Ben Chin is known to most 416/905ers as a former television personality and news host for Citytv in Toronto.
Chin’s now running for the Ontario Liberals in a by-election for the riding of Toronto-Danforth after the provincial seat was vacated by NDP candidate Marilyn Churley when she ran for a federal seat.
As the political game goes for some, it is often advantageous to stress humble beginnings that only help magnify one’s accomplishments.
Chin reaches out to his constituents in this advertisement:
“I moved to East York as a 13 year old. I left my parents behind in Korea, where they were facing political persecution. I didn’t know if I’d see them again.” — Ben Chin, provincial Liberal candidate Toronto-Danforth
However, in this interview we learn a little bit more about Chin’s family background and we get a clearer picture about Ben Chin’s escape from Korea:
Q: As the son of a South Korean diplomat, you travelled the world. Did you notice the different cars in each place you lived?
A: I have always loved cars. I had toy cars and pedal cars as a kid. I used to have a steering wheel with a suction cup. You’d slap it on the dash, sit by the driver and pretend to drive. Because of my dad’s position we always had a chauffeur. The first job I wanted growing up was to be a chauffeur. It’s freaky in retrospect. Everybody’s father had a driver.
Q: Your Dad retired from government service when you were 16 …
A: Yes. We moved to Canada. In Europe the diplomat’s car was the Mercedes. In North America it was the Cadillac. The first car we bought when we moved to Canada was a Chevette and then an Oldsmobile Delta 88. After a life of limos all I saw on the road were cars like these. I was shocked. I didn’t know that such things existed. I was seven years old when I realized my Dad could drive. I gained a whole new respect for him. I thought the car belonged to the guy in the uniform.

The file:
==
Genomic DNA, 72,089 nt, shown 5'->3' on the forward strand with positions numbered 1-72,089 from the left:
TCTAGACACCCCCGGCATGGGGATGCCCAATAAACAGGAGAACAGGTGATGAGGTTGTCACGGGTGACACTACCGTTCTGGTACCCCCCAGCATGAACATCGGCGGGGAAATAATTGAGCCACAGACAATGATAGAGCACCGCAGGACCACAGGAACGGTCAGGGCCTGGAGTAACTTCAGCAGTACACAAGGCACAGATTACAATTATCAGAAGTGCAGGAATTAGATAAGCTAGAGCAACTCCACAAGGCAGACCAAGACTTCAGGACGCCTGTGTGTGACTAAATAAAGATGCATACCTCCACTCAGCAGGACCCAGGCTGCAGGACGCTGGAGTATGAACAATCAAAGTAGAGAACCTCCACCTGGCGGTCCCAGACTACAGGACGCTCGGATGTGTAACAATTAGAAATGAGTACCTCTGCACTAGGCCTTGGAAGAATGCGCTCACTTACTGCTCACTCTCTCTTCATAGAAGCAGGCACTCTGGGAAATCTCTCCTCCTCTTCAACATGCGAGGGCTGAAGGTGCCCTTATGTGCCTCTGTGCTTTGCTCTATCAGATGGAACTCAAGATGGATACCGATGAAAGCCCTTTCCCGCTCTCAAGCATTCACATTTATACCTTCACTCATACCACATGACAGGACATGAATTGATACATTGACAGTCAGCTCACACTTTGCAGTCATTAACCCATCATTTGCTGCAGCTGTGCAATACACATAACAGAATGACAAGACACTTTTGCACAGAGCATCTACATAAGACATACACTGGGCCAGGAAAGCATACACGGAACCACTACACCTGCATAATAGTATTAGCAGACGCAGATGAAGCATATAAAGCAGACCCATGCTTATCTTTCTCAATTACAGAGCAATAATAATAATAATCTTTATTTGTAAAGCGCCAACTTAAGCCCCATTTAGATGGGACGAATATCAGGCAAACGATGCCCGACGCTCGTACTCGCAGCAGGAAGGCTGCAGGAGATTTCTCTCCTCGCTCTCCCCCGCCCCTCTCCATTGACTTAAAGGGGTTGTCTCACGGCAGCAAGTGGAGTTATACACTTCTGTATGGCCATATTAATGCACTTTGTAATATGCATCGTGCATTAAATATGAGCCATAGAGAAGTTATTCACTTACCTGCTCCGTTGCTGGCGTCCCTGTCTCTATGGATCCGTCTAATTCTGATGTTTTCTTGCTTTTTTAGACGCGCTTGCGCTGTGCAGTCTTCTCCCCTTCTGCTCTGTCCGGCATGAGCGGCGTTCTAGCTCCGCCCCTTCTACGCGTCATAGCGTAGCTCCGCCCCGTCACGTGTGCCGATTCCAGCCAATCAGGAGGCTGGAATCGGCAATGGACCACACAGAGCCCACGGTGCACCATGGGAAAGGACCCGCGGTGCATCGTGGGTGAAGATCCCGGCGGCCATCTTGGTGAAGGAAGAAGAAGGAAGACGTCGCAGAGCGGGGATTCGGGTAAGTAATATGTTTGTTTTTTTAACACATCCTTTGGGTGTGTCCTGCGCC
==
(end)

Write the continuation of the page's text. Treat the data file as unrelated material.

Ben Chin was born in Geneva Switzerland and his parents actually moved to Canada when he was 6 years old. When Ben was 10, his father’s diplomatic posting in Ottawa ended and instead of following his parents back to Korea (the country in which the faced “political persecution”), Ben decided to stay in Toronto (source)
From the hard-knock life of a jet-set diplomat’s chauffeured son to the Liberal backbench…
UPDATE: In the interests in presenting as much of the story as possible and to be as fair as possible, I present what may be the other side of the story. The following is unverified and 2nd hand from a friend of a friend of the Ben Chin campaign. But, it comes from Jason Cherniak, so it might be worth considering:
“Ben Chin’s father was a diplomat. Apparently, at some point in the 1970s he opined that pro-democracy activists should be let out of prison in South Korea. (Remember that the country was not a democracy at that point in time.) Ben Chin’s father was arrested by the Korean secret service and accused of being a communist. In 1976, the secret service visited Chin at school and threatened to end his education. That is when he obtained a student visa to Canada, where he lived with his brother and sister who were in university. In 1978, Ben Chin’s father was released from prison and allowed to move to Canada. His wife (Ben’s mother) snuck out of South Korea and joined her family.”
So, what’s the true story? Did Ben live in Ottawa until 1974 with his parents until they left him to return to Korea? (source)
Or was Chin in Korea in 1976 and only moved to Canada after his father was threatened? (according to an unnamed partisan source close to the Chin campaign via Cheriak)
I posted this story because it’s about Canadian politics and it has an inconsistancy about a Liberal candidate’s backstory. Could Cherniak’s unnamed partisan source be more accurate than what has/hasn’t been reported in print? It’s possible, but without more credible information I’m going with what appears in the public record.
But, I thought Jason’s post was worth consideration and that’s why I’ve included it.